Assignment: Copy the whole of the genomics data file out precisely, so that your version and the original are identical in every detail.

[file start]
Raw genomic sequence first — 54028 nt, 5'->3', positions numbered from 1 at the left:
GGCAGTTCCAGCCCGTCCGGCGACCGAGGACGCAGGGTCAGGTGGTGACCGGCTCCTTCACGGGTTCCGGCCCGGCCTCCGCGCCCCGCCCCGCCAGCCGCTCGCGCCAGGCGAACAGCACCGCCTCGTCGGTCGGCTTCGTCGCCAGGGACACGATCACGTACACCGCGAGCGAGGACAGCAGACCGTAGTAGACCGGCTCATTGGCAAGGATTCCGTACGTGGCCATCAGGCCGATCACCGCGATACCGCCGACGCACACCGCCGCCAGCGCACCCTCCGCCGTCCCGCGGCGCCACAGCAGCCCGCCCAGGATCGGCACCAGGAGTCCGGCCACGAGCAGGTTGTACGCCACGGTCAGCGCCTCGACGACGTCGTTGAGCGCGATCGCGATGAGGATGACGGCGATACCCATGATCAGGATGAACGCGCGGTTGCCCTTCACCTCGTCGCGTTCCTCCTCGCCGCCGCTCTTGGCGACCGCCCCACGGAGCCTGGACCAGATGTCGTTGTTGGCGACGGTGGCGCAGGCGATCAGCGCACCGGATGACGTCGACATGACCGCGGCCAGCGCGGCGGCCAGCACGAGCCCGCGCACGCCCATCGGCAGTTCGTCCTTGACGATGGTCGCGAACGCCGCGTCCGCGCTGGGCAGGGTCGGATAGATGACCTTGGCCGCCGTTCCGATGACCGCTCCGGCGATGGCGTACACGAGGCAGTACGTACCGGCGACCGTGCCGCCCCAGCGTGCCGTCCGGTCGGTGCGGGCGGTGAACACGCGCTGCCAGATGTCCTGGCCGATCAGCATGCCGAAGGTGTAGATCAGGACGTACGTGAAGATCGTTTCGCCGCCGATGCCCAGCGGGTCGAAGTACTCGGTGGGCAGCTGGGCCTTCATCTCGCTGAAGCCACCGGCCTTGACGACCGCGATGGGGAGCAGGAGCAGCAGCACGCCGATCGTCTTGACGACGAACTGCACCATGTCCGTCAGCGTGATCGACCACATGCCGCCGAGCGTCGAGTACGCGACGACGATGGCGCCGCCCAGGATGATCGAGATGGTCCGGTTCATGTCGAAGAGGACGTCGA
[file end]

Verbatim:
Raw genomic sequence first — 54028 nt, 5'->3', positions numbered from 1 at the left:
GGCAGTTCCAGCCCGTCCGGCGACCGAGGACGCAGGGTCAGGTGGTGACCGGCTCCTTCACGGGTTCCGGCCCGGCCTCCGCGCCCCGCCCCGCCAGCCGCTCGCGCCAGGCGAACAGCACCGCCTCGTCGGTCGGCTTCGTCGCCAGGGACACGATCACGTACACCGCGAGCGAGGACAGCAGACCGTAGTAGACCGGCTCATTGGCAAGGATTCCGTACGTGGCCATCAGGCCGATCACCGCGATACCGCCGACGCACACCGCCGCCAGCGCACCCTCCGCCGTCCCGCGGCGCCACAGCAGCCCGCCCAGGATCGGCACCAGGAGTCCGGCCACGAGCAGGTTGTACGCCACGGTCAGCGCCTCGACGACGTCGTTGAGCGCGATCGCGATGAGGATGACGGCGATACCCATGATCAGGATGAACGCGCGGTTGCCCTTCACCTCGTCGCGTTCCTCCTCGCCGCCGCTCTTGGCGACCGCCCCACGGAGCCTGGACCAGATGTCGTTGTTGGCGACGGTGGCGCAGGCGATCAGCGCACCGGATGACGTCGACATGACCGCGGCCAGCGCGGCGGCCAGCACGAGCCCGCGCACGCCCATCGGCAGTTCGTCCTTGACGATGGTCGCGAACGCCGCGTCCGCGCTGGGCAGGGTCGGATAGATGACCTTGGCCGCCGTTCCGATGACCGCTCCGGCGATGGCGTACACGAGGCAGTACGTACCGGCGACCGTGCCGCCCCAGCGTGCCGTCCGGTCGGTGCGGGCGGTGAACACGCGCTGCCAGATGTCCTGGCCGATCAGCATGCCGAAGGTGTAGATCAGGACGTACGTGAAGATCGTTTCGCCGCCGATGCCCAGCGGGTCGAAGTACTCGGTGGGCAGCTGGGCCTTCATCTCGCTGAAGCCACCGGCCTTGACGACCGCGATGGGGAGCAGGAGCAGCAGCACGCCGATCGTCTTGACGACGAACTGCACCATGTCCGTCAGCGTGATCGACCACATGCCGCCGAGCGTCGAGTACGCGACGACGATGGCGCCGCCCAGGATGATCGAGATGGTCCGGTTCATGTCGAAGAGGACGTCGA